2007-03-04

Papias: theologian or historian?

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by Neil Godfrey

Richard Bauckham places critical importance on the way Papias expresses his preference for a “living voice” over “books”, and argues that here Papias is informing readers that he follows “best historical practice” according to standards of antiquity.

Thanks to my life-long habit of frequenting second hand bookstores I have just come across my old 1965 Penguin paperback of G. A. Williamson translation of Eusebius and notice a small print footnote on these words of Papias:

For I did not imagine that things out of books would help me as much as the utterances of a living and abiding voice. 2 . . . . . . .

2. A reminiscence of I Peter i. 23.

Of course! Eusebius had earlier told us that Papias knew and quoted 1 Peter, citing specifically 1 Peter 5.13:

The church in Babylon, chosen like yourselves, sends you greeting, and so does my son Mark.

And of course this reference in Papias to the living and abiding voice is another allusion to that same epistle, 1:23:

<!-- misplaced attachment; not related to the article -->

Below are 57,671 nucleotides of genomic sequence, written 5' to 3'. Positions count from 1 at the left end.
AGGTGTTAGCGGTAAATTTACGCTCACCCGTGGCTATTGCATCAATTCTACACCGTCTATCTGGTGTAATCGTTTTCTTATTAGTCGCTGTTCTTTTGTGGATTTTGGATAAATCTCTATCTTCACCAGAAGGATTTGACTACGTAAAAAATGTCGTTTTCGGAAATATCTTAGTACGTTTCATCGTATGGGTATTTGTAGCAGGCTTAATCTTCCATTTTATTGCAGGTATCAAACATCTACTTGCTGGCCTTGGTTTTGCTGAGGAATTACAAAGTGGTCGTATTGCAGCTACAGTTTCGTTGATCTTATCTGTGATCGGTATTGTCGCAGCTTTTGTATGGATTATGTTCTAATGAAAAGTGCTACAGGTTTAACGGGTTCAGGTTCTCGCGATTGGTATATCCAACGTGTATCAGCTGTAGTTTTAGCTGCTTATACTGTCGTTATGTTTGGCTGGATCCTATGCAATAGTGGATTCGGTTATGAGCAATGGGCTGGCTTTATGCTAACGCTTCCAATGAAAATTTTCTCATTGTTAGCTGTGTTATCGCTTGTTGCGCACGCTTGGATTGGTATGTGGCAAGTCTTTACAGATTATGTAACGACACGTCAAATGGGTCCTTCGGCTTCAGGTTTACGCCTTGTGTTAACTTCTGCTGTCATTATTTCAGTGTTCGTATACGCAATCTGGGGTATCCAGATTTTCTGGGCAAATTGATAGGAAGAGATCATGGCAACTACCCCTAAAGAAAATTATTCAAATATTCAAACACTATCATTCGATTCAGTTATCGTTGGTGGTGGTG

the living and abiding word of God

That Papias is drawing on the thought and language of 1 Peter here is further supported, I suspect, by his related thoughts in this passage:

I carefully learnt from the presbyters and have carefully recalled . . . .

Compare 1 Peter 1:10

Of this salvation the prophets have inquired and searched diligently

We also have the familiar johannine language of “commandments” “faith” and “truth” which, no doubt, Loisy would find supportive of his thoughts that Papias was a promoter of the Johannine gospel into the church. In fact, reading Papias’s interest in passing on the true faith, avoiding those who have much to say while saying nothing, beside 1 and even 2 Peter and the epistles of John, one begins to sense that Papias is written as an ideal responsive audience of these epistles.

Methinks that the simplest and most obvious thought behind Papias’s preference for the “living and abiding word” was the handing on of the “true faith” in accord with the admonition of the pastoral epistle. Best historical practice? What does that have to do with “the guarantee of truth” from the “right sources”!

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Neil Godfrey

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